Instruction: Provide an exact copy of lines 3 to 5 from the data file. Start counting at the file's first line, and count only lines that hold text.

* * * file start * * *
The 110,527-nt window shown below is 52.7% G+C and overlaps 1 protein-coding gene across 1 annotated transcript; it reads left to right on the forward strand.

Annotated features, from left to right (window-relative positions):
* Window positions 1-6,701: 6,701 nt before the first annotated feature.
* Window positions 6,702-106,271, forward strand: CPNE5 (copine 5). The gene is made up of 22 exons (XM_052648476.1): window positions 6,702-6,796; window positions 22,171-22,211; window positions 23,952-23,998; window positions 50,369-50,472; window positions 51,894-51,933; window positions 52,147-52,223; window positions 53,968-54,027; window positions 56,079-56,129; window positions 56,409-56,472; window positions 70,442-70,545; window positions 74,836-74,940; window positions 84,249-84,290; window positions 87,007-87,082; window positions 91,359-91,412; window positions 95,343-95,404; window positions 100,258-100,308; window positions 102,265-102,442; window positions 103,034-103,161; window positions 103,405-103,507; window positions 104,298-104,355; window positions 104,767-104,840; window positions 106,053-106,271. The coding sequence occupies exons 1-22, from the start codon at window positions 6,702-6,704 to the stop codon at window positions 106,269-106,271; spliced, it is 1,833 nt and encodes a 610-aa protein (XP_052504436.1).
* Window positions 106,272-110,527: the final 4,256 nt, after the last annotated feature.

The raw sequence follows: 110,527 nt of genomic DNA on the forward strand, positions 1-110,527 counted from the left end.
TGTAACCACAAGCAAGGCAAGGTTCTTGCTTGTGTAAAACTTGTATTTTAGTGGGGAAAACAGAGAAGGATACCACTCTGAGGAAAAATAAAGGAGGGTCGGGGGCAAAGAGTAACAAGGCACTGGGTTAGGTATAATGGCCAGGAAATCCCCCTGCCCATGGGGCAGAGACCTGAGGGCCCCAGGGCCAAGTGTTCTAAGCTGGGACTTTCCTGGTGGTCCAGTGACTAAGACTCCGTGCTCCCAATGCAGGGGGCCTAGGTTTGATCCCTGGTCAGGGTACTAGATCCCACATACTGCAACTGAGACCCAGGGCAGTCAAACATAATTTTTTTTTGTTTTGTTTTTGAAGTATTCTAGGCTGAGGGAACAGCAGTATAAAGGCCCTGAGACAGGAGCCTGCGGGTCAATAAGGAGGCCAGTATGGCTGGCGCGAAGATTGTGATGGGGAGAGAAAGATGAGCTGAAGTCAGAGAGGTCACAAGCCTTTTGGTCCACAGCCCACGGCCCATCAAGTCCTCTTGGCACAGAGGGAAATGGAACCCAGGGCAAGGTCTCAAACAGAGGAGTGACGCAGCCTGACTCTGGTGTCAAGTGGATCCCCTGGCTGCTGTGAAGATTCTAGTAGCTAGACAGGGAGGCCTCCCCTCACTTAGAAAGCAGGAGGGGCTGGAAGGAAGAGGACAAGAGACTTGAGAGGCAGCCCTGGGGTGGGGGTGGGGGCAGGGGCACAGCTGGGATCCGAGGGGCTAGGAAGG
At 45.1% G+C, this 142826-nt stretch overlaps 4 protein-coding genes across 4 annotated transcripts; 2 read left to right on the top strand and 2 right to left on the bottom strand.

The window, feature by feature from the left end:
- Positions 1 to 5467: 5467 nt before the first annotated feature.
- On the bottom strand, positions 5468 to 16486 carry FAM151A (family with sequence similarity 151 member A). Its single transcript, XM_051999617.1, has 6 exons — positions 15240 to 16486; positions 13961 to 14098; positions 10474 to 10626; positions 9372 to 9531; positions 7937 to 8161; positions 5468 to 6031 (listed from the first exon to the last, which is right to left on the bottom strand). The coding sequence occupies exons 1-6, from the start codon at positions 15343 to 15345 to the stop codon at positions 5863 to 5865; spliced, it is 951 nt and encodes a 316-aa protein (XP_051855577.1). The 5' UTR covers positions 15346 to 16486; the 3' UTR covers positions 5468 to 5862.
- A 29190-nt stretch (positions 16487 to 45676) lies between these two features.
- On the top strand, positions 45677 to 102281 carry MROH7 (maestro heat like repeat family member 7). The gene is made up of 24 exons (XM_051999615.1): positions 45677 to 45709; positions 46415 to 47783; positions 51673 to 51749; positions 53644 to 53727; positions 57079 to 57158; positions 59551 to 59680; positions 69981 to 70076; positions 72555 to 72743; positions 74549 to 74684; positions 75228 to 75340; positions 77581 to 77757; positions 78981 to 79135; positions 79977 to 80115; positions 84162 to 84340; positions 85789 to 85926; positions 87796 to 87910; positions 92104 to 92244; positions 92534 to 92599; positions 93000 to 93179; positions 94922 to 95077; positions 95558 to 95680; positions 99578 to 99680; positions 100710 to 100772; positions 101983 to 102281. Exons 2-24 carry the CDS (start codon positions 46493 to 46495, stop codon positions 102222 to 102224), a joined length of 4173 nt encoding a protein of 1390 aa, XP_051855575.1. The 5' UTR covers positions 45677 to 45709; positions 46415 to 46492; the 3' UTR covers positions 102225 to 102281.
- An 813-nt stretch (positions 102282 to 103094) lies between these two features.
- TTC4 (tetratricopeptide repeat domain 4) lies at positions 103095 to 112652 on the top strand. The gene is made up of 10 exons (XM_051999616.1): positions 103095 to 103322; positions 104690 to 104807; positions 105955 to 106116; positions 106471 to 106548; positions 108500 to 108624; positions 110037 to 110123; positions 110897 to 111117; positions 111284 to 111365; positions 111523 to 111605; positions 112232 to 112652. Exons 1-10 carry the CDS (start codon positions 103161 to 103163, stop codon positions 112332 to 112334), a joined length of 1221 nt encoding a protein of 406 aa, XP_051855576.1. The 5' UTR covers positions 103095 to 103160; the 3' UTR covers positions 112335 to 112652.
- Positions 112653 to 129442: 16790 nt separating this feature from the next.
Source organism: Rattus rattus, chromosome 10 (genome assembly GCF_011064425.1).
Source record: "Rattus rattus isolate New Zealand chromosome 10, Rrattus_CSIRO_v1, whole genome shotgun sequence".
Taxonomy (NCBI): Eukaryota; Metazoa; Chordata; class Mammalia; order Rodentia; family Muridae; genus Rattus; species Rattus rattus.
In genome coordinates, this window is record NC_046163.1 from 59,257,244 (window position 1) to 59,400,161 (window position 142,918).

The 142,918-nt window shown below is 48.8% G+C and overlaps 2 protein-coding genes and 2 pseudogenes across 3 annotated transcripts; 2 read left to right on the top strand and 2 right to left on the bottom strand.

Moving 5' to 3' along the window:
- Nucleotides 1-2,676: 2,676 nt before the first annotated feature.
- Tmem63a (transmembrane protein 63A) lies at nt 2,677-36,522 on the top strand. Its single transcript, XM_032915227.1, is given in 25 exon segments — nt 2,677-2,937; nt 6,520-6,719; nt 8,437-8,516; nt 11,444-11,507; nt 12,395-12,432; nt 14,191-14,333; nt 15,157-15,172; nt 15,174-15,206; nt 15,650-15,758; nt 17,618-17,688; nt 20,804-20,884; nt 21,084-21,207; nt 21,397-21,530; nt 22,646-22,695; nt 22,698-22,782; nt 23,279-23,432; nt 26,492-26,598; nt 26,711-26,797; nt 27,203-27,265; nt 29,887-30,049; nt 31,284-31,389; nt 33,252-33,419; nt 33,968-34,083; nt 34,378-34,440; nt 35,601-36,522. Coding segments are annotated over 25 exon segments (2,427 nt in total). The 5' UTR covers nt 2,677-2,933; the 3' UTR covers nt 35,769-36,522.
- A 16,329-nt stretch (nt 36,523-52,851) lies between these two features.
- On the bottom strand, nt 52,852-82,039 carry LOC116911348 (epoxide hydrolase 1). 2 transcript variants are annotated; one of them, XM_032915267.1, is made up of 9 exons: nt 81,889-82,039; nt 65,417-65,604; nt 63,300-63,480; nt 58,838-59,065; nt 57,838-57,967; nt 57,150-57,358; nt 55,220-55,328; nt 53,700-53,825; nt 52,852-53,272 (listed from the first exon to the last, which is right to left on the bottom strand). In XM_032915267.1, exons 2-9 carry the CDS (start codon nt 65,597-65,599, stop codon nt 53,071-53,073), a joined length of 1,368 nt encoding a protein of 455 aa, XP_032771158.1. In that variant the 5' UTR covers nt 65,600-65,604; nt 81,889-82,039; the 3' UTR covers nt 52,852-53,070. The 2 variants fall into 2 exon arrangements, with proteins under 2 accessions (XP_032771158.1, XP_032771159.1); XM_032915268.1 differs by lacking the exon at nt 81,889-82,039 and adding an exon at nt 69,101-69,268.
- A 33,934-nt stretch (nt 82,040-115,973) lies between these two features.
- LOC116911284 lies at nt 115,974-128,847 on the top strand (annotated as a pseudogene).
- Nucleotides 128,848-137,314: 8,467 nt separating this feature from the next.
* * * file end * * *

* Window positions 1-6,701: 6,701 nt before the first annotated feature.
* Window positions 6,702-106,271, forward strand: CPNE5 (copine 5). The gene is made up of 22 exons (XM_052648476.1): window positions 6,702-6,796; window positions 22,171-22,211; window positions 23,952-23,998; window positions 50,369-50,472; window positions 51,894-51,933; window positions 52,147-52,223; window positions 53,968-54,027; window positions 56,079-56,129; window positions 56,409-56,472; window positions 70,442-70,545; window positions 74,836-74,940; window positions 84,249-84,290; window positions 87,007-87,082; window positions 91,359-91,412; window positions 95,343-95,404; window positions 100,258-100,308; window positions 102,265-102,442; window positions 103,034-103,161; window positions 103,405-103,507; window positions 104,298-104,355; window positions 104,767-104,840; window positions 106,053-106,271. The coding sequence occupies exons 1-22, from the start codon at window positions 6,702-6,704 to the stop codon at window positions 106,269-106,271; spliced, it is 1,833 nt and encodes a 610-aa protein (XP_052504436.1).
* Window positions 106,272-110,527: the final 4,256 nt, after the last annotated feature.